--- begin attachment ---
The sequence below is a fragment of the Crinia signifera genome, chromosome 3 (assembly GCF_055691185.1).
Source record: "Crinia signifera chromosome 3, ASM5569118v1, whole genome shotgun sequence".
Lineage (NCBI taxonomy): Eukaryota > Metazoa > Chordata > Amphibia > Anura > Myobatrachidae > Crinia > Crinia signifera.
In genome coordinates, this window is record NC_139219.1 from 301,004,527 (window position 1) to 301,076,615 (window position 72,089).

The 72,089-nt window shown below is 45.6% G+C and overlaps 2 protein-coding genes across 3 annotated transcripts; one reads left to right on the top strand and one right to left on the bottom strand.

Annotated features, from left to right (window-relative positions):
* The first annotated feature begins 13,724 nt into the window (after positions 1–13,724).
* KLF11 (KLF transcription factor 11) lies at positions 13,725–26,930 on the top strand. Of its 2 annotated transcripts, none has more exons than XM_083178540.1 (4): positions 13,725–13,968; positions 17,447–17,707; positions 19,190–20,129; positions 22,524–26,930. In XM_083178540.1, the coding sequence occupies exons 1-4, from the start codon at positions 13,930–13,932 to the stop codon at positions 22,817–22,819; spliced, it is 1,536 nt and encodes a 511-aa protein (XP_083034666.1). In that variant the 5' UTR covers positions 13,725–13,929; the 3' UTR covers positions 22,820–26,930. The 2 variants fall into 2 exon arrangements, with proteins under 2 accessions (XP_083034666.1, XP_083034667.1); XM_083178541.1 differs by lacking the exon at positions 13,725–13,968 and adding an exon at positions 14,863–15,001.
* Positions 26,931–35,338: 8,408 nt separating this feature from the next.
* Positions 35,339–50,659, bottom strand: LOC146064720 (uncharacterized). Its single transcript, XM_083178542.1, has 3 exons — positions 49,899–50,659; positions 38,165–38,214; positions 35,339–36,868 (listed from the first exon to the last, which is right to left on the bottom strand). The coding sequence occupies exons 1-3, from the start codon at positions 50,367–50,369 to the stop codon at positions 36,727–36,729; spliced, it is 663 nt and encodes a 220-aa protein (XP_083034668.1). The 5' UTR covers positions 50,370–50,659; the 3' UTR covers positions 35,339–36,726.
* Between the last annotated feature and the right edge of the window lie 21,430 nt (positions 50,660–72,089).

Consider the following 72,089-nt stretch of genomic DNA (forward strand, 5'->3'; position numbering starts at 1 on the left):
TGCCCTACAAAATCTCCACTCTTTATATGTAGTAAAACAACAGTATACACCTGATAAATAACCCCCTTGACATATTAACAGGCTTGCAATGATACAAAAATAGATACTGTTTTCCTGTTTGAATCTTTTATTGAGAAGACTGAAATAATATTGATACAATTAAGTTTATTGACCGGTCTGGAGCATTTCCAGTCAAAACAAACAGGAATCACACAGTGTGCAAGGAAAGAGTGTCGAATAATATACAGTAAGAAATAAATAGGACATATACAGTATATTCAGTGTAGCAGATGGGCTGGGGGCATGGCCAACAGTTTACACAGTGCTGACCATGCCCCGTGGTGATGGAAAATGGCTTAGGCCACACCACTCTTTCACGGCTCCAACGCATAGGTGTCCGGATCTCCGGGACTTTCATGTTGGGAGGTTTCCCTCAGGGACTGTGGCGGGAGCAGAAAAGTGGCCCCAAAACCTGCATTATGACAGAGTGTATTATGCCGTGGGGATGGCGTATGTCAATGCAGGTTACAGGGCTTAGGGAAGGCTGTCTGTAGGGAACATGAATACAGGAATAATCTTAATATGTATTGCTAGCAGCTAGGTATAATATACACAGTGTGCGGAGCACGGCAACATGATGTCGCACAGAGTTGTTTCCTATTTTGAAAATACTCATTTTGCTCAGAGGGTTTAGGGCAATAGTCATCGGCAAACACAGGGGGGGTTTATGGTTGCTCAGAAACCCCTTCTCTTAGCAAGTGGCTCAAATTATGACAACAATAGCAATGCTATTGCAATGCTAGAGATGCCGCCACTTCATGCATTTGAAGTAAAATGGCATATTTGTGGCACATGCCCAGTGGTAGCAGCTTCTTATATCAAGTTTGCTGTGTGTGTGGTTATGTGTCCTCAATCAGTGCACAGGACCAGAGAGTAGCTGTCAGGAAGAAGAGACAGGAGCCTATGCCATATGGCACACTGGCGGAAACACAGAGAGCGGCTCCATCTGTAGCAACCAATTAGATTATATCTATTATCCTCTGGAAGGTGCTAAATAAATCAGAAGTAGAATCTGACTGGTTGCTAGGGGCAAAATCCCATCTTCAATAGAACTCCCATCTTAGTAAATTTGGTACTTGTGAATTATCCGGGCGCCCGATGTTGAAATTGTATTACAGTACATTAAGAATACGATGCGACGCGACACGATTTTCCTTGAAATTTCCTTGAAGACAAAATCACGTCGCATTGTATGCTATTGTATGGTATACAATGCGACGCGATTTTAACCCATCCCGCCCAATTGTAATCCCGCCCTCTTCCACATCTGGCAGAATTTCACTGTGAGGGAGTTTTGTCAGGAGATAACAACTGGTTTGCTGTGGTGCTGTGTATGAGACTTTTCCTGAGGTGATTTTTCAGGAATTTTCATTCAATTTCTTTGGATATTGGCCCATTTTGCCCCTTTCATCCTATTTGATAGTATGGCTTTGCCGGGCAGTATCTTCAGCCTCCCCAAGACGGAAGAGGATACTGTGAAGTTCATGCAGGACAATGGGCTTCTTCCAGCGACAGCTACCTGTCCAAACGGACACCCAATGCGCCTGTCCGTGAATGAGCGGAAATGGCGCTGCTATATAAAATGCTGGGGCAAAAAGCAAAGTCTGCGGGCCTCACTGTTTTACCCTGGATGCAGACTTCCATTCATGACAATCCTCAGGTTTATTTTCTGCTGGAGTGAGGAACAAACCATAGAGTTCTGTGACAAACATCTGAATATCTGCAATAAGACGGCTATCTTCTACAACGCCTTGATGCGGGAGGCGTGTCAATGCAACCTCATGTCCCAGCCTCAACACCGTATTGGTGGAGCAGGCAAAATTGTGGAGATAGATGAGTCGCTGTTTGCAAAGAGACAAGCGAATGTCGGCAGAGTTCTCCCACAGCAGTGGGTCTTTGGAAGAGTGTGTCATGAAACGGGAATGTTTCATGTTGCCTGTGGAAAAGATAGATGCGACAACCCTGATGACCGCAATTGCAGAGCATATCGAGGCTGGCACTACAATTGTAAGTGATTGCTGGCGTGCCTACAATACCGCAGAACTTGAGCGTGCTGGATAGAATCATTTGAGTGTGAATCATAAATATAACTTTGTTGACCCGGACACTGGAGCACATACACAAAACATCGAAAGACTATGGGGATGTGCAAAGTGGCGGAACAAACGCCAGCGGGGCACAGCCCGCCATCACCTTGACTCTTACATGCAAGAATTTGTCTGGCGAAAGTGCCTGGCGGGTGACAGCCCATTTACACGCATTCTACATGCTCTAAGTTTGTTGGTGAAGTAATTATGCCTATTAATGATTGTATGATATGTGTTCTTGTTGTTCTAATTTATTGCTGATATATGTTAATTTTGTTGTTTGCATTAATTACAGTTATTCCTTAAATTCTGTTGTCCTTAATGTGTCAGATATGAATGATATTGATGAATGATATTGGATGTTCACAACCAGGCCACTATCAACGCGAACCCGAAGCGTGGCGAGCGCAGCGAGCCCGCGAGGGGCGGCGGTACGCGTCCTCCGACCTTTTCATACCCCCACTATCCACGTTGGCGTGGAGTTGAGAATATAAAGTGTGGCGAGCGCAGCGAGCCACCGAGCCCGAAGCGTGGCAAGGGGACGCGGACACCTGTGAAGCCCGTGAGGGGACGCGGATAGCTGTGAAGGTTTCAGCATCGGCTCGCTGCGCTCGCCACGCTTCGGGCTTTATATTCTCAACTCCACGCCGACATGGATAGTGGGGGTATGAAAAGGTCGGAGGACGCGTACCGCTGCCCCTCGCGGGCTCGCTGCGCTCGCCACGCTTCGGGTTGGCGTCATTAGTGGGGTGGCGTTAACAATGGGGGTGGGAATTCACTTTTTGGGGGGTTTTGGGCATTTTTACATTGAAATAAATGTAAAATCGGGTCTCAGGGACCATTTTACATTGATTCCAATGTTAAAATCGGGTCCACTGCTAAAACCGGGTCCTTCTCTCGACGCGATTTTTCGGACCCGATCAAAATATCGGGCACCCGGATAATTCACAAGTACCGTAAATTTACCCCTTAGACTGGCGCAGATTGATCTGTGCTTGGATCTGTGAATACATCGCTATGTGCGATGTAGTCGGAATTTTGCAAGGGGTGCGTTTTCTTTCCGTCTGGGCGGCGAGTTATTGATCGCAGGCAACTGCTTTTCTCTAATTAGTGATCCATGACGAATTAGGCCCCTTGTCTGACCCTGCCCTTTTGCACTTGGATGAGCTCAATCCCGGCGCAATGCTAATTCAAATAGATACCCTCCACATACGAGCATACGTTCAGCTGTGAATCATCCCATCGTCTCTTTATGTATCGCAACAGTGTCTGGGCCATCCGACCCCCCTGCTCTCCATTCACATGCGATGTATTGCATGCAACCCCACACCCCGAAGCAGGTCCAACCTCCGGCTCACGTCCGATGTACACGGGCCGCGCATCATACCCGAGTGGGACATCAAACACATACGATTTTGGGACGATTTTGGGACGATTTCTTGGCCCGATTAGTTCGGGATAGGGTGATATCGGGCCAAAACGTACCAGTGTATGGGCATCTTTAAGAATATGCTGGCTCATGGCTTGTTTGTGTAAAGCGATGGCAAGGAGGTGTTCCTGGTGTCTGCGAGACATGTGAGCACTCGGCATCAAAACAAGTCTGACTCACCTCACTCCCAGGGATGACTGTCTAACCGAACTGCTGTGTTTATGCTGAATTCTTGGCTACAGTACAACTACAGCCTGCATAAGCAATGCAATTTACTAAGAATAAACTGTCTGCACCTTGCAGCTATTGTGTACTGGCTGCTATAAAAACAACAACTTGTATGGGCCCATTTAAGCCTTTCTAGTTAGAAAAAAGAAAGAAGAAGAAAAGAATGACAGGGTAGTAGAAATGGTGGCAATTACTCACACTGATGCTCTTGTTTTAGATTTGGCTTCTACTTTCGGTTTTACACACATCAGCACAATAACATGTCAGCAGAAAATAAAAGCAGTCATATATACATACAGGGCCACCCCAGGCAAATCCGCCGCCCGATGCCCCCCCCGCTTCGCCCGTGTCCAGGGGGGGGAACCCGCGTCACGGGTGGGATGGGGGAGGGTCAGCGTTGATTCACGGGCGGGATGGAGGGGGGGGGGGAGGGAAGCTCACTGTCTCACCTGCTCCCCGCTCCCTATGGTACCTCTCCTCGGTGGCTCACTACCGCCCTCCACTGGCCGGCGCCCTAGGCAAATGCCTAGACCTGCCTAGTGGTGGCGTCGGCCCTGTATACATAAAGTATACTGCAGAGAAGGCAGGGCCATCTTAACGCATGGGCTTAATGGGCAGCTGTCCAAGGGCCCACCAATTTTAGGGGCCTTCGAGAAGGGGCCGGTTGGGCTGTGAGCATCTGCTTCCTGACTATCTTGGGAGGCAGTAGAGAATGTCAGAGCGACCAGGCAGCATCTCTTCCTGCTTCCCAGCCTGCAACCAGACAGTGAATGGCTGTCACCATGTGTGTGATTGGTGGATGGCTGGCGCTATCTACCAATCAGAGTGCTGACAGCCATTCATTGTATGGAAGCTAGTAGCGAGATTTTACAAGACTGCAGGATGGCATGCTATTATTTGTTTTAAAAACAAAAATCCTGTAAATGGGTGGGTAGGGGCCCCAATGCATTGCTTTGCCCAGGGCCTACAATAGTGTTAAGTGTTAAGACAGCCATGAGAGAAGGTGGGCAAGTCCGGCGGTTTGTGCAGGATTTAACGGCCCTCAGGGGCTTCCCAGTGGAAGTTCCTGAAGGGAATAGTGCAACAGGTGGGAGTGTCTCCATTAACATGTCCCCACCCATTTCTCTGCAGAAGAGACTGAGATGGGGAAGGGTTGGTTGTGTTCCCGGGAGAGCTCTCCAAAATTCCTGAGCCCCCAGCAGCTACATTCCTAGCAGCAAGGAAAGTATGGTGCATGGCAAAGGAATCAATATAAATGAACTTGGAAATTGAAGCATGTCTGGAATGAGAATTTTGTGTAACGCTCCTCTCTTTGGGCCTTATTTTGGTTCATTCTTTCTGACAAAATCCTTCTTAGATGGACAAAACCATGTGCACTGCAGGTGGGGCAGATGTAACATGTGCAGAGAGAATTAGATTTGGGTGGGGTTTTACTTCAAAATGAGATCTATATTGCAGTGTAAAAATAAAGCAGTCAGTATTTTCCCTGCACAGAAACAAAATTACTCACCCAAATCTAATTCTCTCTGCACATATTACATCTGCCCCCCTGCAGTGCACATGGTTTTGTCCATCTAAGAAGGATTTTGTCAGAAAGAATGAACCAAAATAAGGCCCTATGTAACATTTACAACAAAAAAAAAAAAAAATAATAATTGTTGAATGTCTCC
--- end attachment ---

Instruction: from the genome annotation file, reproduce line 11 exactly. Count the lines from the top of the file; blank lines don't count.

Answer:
* Between the last annotated feature and the right edge of the window lie 21,430 nt (positions 50,660–72,089).